Contributors: Benjamin Stupples

Updated on September 12, 10:30 AM EDT

What You Need To Know

Family offices are popping up everywhere. The privately owned, typically discrete firms that manage the financial affairs of the world’s ultra-rich are becoming increasingly popular due to surging fortunes among Silicon Valley founders, Asia entrepreneurs and Middle Eastern dynasties.

Alphabet Inc. co-founder Sergey Brin, hedge fund billionaire Ray Dalio and Longfor Group chair Wu Yajun all have their own firms. So do legendary investors George Soros and Stanley Druckenmiller. Many family offices have multibillion-dollar portfolios of US stocks and, unlike banks and mutual funds, can shift their positions quickly as conditions change, potentially moving markets.

With families typically guarding the details of their fortunes, gaining insight into their strategies can be difficult. Researcher Campden Wealth estimates that family offices oversee at least $6 trillion in assets, more than the amount hedge funds manage, but the actual sum could be even bigger.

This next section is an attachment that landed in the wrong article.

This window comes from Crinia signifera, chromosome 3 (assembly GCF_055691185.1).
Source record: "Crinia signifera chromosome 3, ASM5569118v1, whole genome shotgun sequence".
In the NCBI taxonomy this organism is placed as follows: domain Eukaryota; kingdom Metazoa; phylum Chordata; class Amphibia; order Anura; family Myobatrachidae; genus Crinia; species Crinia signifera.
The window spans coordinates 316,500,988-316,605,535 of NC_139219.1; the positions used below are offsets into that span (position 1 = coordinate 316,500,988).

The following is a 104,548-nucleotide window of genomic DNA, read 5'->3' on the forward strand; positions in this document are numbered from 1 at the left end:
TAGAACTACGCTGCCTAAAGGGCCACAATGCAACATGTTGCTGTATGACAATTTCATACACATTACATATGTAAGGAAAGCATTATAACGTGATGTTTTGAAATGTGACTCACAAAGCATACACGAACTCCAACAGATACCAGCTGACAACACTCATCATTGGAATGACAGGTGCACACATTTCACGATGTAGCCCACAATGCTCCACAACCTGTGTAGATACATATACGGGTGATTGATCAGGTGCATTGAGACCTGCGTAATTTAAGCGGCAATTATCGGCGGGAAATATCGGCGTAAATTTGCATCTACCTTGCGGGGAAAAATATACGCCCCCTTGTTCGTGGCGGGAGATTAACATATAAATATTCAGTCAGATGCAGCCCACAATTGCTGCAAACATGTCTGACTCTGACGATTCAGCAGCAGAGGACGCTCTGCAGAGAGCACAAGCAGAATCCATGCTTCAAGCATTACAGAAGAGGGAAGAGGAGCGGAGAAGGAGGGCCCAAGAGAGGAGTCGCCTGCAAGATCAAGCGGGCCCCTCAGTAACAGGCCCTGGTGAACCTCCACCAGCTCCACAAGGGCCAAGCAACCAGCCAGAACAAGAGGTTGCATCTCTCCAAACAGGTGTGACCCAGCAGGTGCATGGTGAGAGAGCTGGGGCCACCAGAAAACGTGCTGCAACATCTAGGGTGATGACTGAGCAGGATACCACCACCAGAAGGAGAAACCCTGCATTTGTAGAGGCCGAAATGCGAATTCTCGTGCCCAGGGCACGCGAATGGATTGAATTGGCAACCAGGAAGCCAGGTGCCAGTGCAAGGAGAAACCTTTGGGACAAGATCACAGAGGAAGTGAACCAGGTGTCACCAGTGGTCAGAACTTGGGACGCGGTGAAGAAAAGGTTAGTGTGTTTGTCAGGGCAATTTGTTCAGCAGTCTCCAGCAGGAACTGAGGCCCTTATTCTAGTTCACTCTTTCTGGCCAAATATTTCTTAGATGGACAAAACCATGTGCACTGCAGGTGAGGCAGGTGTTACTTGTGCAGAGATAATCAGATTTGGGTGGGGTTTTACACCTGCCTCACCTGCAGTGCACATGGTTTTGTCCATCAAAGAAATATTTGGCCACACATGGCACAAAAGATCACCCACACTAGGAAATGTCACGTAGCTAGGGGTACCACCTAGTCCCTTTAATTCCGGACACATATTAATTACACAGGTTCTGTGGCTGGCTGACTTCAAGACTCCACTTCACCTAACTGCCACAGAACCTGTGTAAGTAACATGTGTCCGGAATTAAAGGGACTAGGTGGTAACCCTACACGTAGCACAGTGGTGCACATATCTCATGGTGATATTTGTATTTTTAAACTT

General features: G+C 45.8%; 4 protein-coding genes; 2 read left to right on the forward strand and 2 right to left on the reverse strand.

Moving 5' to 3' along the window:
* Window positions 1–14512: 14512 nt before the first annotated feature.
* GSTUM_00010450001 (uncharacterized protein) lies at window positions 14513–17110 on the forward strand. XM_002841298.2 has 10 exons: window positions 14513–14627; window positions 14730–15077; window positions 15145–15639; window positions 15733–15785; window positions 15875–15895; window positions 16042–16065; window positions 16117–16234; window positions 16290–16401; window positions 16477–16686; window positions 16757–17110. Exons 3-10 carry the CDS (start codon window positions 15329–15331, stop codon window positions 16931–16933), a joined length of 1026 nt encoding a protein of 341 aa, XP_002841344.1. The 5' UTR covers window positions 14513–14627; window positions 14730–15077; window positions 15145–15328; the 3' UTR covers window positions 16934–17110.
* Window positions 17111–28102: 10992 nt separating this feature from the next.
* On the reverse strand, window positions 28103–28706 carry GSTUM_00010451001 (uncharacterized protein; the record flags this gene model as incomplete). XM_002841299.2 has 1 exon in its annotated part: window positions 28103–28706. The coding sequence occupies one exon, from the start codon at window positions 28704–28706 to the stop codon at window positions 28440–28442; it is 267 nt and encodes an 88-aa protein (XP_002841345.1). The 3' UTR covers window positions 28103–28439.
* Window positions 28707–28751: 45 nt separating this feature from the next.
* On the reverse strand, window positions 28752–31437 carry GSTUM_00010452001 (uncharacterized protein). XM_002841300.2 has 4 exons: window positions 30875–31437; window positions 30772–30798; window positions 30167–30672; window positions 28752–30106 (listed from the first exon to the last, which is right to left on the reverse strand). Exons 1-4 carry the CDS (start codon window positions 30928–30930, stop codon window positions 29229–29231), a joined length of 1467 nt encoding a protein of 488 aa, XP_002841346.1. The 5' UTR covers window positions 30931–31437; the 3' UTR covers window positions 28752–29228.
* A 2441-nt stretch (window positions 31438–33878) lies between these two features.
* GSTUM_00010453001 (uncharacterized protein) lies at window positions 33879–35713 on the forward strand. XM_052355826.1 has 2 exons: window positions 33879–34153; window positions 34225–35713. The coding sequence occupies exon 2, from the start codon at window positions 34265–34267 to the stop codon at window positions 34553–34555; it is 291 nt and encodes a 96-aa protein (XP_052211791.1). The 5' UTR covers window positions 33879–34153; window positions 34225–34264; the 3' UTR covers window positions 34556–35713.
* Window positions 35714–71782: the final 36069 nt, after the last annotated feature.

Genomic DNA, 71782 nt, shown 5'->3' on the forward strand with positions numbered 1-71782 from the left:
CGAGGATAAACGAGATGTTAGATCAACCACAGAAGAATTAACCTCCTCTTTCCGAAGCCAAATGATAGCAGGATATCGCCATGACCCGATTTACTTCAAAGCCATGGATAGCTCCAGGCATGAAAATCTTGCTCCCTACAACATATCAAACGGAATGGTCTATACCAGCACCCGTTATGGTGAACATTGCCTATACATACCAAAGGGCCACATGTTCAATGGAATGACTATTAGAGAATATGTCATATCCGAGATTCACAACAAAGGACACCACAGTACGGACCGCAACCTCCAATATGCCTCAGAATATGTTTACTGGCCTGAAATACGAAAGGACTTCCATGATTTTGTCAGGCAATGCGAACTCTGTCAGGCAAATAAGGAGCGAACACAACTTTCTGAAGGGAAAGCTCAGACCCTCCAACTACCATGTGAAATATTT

That opaqueness can also lead to trouble. The $20 billion implosion of Bill Hwang’s Archegos Capital Management, which happened after the family office built up massive, concentrated equity positions in virtual secrecy, sent shockwaves through global finance and put the loosely regulated firms in the sights of US authorities.

Family offices do more than just manage money. They typically cater to a single fortune and can employ dozens of staff to pick investments, file taxes, pay bills, oversee philanthropic missions and manage yachts, homes and other hard assets.

There are more than 10,000 family offices globally that cater to a single fortune, with at least half started in the past two decades, according to Ernst & Young. Learning more about family offices could help deepen your knowledge of how the world’s richest people are spending their money across business, philanthropy and art. This guide is intended to help you get started.

Why It Matters

Family offices are becoming more professional, with the largest of them operating like sophisticated investment firms. They strike out solo, or team up to buy and sell businesses, startups and real estate. Financial firms are feeling the pressure, and looking to woo family offices as clients.

Family offices are attracting top Wall Street talent, too. Soros’s $28 billion family office hired Dawn Fitzpatrick, who led the O’Connor hedge fund unit at UBS Group AG’s money-management arm, as its chief investment officer in 2017. After running Goldman Sachs Group Inc.’s investment bank, Gregg Lemkau in 2021 joined an investment firm that grew out of the family office of Michael Dell, founder of Dell Technologies Inc.


Archegos’s stocks went up and then they went down.

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